My fucking poppies are flopping this year on account of all the bloody rain. Poppy flop sucks.
A very satisfying image courtesy the Lovely R. He posted it in his section too but whatever 😀
Another busy busy week so you'll be getting a lipstick review unless I get time off from designing wedding shit and property upkeep and spring cleaning etc. to write something else for you.
Someone should be paying me for something but they never do.
There are apparently many educated people who believe that we are simulated creatures living in a synthetic world, a system modelled by advanced persons in an attempt to retrospectively understand their own development. From whence they derive this notion is somewhat hazy; some of them sound bereaved by the notion of a creator. Others just love maths and want their imperfect quantifications dignified or supplemented by some deeper, less dismal certainty. All of them need to be fired into the fucking sun.
The paper birch pumps rain into its brand new leaves. Its cells divide. Division of these fundamental units is governed by both chance and certainty and these two elements are the twin gods in any given process, organic or synthetic. Some argue that chance is just an artefact, a representation of our imperfect perception of certainty, and that this underlying certainty implies some sort of fundamental administration; that we are somehow curated.
But a stopped clock is only right two times a day if no one smashes it to shit with a cricket bat. Live long enough and you'll feel that cricket bat of randomness, wield it yourself and recognise its disordered nature.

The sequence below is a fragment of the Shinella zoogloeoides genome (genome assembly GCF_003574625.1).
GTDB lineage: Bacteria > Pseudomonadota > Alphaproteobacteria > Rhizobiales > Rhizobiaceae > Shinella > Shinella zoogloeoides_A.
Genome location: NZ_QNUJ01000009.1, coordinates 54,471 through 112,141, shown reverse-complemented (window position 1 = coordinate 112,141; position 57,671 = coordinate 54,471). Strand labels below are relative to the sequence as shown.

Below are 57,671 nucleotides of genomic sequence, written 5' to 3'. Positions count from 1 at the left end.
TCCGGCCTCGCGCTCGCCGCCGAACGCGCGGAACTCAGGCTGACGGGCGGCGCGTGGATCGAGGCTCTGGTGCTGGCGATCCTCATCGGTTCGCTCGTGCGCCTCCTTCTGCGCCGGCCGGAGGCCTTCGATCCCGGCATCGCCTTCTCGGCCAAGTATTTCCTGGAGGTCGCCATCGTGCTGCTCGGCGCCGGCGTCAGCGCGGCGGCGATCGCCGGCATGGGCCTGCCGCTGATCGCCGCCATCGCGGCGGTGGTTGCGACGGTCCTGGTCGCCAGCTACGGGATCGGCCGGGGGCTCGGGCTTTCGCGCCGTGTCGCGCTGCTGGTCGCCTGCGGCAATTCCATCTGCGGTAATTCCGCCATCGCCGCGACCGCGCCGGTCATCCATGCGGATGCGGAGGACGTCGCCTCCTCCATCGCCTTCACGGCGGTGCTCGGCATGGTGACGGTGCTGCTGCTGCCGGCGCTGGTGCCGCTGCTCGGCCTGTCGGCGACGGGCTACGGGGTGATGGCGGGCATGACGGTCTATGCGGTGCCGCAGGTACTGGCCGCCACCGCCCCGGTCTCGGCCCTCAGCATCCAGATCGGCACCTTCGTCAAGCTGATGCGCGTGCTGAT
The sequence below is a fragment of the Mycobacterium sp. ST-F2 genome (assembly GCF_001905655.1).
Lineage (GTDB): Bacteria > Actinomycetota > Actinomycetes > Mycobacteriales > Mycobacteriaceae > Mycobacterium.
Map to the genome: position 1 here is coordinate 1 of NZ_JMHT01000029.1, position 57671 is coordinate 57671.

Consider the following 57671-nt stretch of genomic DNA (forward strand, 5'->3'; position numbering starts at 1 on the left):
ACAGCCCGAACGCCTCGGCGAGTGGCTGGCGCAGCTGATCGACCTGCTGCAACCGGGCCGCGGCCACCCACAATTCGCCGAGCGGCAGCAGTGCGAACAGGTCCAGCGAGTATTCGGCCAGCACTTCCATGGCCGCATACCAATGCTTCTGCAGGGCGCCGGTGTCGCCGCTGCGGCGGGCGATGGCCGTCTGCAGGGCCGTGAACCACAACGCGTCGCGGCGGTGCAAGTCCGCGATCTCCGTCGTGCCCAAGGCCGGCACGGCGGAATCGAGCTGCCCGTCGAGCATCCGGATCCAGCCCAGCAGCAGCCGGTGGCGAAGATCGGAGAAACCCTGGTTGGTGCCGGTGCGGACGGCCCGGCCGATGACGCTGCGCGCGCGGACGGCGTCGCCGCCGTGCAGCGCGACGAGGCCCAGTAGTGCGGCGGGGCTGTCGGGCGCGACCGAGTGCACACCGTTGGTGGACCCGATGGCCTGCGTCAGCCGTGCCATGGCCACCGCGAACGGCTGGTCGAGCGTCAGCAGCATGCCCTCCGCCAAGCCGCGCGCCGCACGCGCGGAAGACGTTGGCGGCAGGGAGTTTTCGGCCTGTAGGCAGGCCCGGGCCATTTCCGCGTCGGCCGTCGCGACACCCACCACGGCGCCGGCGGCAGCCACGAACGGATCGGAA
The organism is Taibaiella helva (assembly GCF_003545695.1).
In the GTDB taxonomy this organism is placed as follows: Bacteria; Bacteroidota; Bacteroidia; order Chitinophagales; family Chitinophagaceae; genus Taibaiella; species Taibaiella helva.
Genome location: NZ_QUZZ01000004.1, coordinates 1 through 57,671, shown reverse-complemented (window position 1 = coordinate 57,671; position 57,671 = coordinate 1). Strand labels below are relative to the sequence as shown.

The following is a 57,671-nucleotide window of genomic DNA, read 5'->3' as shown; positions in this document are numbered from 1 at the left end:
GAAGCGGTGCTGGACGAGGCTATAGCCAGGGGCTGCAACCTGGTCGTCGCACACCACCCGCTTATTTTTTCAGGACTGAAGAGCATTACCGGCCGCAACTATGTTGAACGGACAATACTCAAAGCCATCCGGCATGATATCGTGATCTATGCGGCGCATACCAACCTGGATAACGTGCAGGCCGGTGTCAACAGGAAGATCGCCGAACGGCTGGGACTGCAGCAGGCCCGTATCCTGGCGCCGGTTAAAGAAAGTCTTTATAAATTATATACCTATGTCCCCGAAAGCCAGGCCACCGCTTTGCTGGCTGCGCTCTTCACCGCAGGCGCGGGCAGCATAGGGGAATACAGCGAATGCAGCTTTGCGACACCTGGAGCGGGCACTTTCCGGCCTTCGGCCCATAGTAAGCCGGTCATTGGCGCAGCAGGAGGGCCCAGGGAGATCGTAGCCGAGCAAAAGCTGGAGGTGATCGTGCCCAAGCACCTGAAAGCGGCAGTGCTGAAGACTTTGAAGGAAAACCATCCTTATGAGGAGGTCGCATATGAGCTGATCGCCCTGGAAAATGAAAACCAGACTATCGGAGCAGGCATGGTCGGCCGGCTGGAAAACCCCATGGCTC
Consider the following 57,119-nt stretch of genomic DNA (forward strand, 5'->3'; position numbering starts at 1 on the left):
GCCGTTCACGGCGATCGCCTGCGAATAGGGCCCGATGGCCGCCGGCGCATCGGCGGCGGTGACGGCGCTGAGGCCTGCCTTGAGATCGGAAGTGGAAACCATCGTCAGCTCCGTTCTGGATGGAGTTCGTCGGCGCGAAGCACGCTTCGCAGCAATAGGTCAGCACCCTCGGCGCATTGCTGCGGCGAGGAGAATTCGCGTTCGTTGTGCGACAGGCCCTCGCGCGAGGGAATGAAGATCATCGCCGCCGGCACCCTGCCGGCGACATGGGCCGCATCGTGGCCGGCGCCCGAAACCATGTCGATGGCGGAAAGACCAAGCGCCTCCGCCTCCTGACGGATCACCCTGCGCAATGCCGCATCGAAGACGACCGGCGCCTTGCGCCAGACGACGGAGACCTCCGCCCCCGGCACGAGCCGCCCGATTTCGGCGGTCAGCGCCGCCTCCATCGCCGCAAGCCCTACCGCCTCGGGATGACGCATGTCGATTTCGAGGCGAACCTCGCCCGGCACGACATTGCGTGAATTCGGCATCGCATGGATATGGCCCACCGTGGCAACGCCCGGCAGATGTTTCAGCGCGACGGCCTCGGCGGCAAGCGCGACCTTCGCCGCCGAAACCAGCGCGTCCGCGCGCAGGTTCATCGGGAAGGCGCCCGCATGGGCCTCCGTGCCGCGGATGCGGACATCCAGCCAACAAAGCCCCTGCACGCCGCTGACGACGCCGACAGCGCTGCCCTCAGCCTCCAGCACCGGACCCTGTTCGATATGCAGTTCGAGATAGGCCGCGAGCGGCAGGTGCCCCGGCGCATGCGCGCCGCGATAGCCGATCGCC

Personally, I think the kind of mastery of inputs and systems required by a universal simulation renders any such simulation utterly fucking redundant. Unless our future selves are the kind of people who sit staring at their phones while out at dinner with a dozen of their own species, in which case
The birch, the quince flowers and the magnolia are made of certainties and chance. Their beauty denies and rebukes the purpose of creators and simulations and every other fucking thing that smells of savoured fart. They don't care for our bullshit and will ultimately feast on all physicists.
Shithawks, people. Shitropes.
The only thing I like about the fucking horrible orange streetlight around here is the lurid cast it imposes on even the most delicate materials. It makes virgin plum blossom look rode hard and tawdry.
So one probably shouldn't complain.
I'll do a photoessay next week featuring local nocturnal shit.
The rhododendron dell is full of beautiful understatement at the moment. I pointed R at them.
It's been a warm winter and a cold spring. The sequence is corrupted.
Boop! Back again, bitches. I took a whole week off blogging for the first time eva. It was weird. And people still patronised the blog, which was both comforting and disturbing.
This week we'll have some misc. visuals and I think a lipstick review.
Above right: the strangely beauteous smoke stack at the Dunedin Gasworks Museum. We photoessayed the shit out of the place. It's definitely worth a look if you're ever in town and I say that as a fanatical environmentalist with an abject loathing of steampunk and no interest whatsoever in all that mechanicky motoraneous impistonal shit.